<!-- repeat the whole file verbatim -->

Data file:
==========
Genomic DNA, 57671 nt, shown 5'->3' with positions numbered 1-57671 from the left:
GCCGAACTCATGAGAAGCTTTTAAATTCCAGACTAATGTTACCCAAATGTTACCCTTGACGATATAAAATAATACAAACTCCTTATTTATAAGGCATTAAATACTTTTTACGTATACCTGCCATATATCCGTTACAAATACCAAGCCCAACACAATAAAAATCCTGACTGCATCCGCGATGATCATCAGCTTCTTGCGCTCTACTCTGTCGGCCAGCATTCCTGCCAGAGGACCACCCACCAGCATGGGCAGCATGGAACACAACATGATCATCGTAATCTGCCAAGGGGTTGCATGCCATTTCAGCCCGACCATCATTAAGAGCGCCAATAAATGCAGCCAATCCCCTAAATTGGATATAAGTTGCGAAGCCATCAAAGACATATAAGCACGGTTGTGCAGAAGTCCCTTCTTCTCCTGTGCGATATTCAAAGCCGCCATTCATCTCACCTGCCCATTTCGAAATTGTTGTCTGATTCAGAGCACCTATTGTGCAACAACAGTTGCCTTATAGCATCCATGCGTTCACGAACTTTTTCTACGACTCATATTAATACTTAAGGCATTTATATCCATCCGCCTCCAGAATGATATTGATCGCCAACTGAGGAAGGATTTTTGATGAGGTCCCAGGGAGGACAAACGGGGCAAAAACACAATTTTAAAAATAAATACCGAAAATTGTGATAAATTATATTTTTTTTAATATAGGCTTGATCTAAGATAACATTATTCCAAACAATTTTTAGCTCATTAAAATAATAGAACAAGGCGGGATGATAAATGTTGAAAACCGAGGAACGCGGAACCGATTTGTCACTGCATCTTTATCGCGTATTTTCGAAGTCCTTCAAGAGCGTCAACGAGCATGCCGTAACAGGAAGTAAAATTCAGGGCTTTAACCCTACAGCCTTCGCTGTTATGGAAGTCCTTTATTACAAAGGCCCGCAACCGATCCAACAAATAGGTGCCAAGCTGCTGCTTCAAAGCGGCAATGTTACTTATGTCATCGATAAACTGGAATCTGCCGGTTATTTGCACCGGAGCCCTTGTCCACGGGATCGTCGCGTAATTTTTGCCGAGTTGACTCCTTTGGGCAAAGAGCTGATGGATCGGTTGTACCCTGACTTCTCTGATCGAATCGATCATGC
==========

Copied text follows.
Genomic DNA, 57671 nt, shown 5'->3' with positions numbered 1-57671 from the left:
GCCGAACTCATGAGAAGCTTTTAAATTCCAGACTAATGTTACCCAAATGTTACCCTTGACGATATAAAATAATACAAACTCCTTATTTATAAGGCATTAAATACTTTTTACGTATACCTGCCATATATCCGTTACAAATACCAAGCCCAACACAATAAAAATCCTGACTGCATCCGCGATGATCATCAGCTTCTTGCGCTCTACTCTGTCGGCCAGCATTCCTGCCAGAGGACCACCCACCAGCATGGGCAGCATGGAACACAACATGATCATCGTAATCTGCCAAGGGGTTGCATGCCATTTCAGCCCGACCATCATTAAGAGCGCCAATAAATGCAGCCAATCCCCTAAATTGGATATAAGTTGCGAAGCCATCAAAGACATATAAGCACGGTTGTGCAGAAGTCCCTTCTTCTCCTGTGCGATATTCAAAGCCGCCATTCATCTCACCTGCCCATTTCGAAATTGTTGTCTGATTCAGAGCACCTATTGTGCAACAACAGTTGCCTTATAGCATCCATGCGTTCACGAACTTTTTCTACGACTCATATTAATACTTAAGGCATTTATATCCATCCGCCTCCAGAATGATATTGATCGCCAACTGAGGAAGGATTTTTGATGAGGTCCCAGGGAGGACAAACGGGGCAAAAACACAATTTTAAAAATAAATACCGAAAATTGTGATAAATTATATTTTTTTTAATATAGGCTTGATCTAAGATAACATTATTCCAAACAATTTTTAGCTCATTAAAATAATAGAACAAGGCGGGATGATAAATGTTGAAAACCGAGGAACGCGGAACCGATTTGTCACTGCATCTTTATCGCGTATTTTCGAAGTCCTTCAAGAGCGTCAACGAGCATGCCGTAACAGGAAGTAAAATTCAGGGCTTTAACCCTACAGCCTTCGCTGTTATGGAAGTCCTTTATTACAAAGGCCCGCAACCGATCCAACAAATAGGTGCCAAGCTGCTGCTTCAAAGCGGCAATGTTACTTATGTCATCGATAAACTGGAATCTGCCGGTTATTTGCACCGGAGCCCTTGTCCACGGGATCGTCGCGTAATTTTTGCCGAGTTGACTCCTTTGGGCAAAGAGCTGATGGATCGGTTGTACCCTGACTTCTCTGATCGAATCGATCATGC